Mexico skeptical over new travel restrictions

Restricting travel or closing borders is of little use in response to the emergence of the new Omicron coronavirus variant, said Mexico's...

CFE to invest billions to improve Yucatán’s energy infrastructure

Large CFE facility on Mérida’s Periferico. Photo: Carlos Rosado van der Gracht The CFE announced that it will...

What to find in a Yucatecan Christmas market

Located right in front of the high school Centro Universitario Montejo, the market hosts slow-food vendors on the weekends and maintains its crafts and decor market all throughout the week.

Feminists unveil a monument to protest violence against women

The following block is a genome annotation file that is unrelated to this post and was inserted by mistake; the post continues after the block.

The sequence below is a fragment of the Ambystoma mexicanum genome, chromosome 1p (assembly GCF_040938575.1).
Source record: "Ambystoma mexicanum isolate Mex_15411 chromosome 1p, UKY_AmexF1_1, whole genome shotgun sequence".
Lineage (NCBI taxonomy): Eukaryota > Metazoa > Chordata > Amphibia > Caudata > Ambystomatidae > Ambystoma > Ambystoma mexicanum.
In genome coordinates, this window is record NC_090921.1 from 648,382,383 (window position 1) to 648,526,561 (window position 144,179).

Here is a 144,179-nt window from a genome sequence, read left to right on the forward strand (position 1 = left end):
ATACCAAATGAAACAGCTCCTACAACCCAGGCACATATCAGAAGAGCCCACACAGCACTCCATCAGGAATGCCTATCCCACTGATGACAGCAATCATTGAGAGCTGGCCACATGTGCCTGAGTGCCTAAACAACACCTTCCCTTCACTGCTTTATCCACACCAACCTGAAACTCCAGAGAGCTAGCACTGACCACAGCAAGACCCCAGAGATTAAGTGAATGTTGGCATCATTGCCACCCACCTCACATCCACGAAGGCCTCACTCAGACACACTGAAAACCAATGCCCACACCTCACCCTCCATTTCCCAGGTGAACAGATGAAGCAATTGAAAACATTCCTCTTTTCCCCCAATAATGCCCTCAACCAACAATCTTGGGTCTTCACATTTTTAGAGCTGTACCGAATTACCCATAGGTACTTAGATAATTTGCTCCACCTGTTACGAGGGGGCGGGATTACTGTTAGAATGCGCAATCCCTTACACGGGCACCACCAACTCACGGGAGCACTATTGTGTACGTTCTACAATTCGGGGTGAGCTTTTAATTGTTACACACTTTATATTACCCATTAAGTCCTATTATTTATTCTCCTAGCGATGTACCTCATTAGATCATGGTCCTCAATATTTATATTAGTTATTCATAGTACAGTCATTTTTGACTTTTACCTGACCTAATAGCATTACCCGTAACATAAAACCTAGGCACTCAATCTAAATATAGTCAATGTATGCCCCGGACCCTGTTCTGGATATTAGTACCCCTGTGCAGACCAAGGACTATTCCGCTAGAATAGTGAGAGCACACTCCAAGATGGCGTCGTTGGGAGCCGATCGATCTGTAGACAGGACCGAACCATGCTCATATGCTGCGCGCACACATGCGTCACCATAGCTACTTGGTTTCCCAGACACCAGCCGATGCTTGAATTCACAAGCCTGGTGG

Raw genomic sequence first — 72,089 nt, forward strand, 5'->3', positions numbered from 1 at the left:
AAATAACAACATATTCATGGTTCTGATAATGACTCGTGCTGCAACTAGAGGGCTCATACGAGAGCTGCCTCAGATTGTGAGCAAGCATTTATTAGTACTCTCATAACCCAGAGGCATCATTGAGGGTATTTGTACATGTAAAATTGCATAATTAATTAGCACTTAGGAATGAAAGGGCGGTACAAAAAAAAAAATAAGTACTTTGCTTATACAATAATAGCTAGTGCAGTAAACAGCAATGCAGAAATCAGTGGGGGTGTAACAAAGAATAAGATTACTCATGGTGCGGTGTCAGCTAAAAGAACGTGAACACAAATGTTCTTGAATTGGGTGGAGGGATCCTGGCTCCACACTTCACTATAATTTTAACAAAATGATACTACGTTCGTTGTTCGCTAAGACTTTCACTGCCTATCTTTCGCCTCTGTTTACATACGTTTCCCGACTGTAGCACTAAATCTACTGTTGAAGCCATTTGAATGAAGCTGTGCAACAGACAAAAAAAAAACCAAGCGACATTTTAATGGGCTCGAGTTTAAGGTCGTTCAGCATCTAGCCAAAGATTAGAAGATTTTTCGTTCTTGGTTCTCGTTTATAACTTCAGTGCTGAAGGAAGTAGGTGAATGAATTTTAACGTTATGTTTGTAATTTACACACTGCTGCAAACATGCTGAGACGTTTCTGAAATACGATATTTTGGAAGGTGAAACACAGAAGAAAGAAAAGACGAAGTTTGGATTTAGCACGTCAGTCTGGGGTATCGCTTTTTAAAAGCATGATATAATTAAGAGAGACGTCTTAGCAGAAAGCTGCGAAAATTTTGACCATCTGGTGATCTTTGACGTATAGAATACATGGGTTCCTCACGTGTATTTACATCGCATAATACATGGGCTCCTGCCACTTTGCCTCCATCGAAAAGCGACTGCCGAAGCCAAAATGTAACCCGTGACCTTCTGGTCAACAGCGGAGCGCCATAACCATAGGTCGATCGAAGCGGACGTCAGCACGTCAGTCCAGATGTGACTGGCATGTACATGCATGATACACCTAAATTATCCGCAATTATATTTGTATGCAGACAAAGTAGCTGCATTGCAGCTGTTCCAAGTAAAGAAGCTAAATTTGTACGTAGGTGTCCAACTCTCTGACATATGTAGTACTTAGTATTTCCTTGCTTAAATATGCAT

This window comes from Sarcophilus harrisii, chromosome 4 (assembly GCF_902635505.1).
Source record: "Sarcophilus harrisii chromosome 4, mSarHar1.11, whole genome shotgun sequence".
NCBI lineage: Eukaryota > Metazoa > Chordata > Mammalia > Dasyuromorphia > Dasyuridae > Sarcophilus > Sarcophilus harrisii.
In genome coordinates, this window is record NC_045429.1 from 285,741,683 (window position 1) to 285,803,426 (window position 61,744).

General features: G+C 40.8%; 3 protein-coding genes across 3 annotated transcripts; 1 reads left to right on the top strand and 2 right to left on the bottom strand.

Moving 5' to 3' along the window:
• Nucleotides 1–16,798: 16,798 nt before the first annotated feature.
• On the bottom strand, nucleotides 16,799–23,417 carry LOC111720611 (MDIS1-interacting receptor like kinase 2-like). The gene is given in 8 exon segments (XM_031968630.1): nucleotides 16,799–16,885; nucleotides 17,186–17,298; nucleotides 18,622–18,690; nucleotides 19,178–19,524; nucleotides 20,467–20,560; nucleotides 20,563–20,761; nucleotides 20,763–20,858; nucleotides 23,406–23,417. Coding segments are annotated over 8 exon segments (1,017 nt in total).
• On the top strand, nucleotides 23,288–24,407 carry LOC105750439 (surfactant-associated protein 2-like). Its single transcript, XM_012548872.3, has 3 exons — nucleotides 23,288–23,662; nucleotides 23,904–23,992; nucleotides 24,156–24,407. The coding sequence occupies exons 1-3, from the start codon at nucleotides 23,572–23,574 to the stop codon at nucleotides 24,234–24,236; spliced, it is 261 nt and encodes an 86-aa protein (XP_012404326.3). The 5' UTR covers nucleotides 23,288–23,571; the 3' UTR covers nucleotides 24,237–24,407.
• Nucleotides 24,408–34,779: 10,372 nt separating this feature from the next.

Feminist protestors unveiled a monument in Mérida’s Remate at the foot of the Paseo de Montejo to protest ongoing violence against women. 

Mérida to hold a week-long tango festival, starting tonight

Mérida's international tango festival is set to return for a full calendar week starting Nov. 25.

Adventurous pup illegally climbs Yucatán’s most famous landmark at Chichén Itzá

Once again, a clandestine visitor has broken the rules at Chichén Itzá by climbing Kukulcán’s famed pyramid. 

Mérida’s railway museum goes full steam ahead

One of the most under-visited attractions in Mérida is the Museo de Ferrocarriles de Yucatán, Yucatán’s Railway Museum.

Feel brave enough to eat an eyeball taco? Mérida’s taco festival has you covered

Taco connoisseurs are prepreparing to host Mérida's Festival del Taco next weekend. 

A giant hammock has suddenly appeared in the Centro, but why?

The sudden appearance of a giant hammock in downtown Mérida is drawing eyes.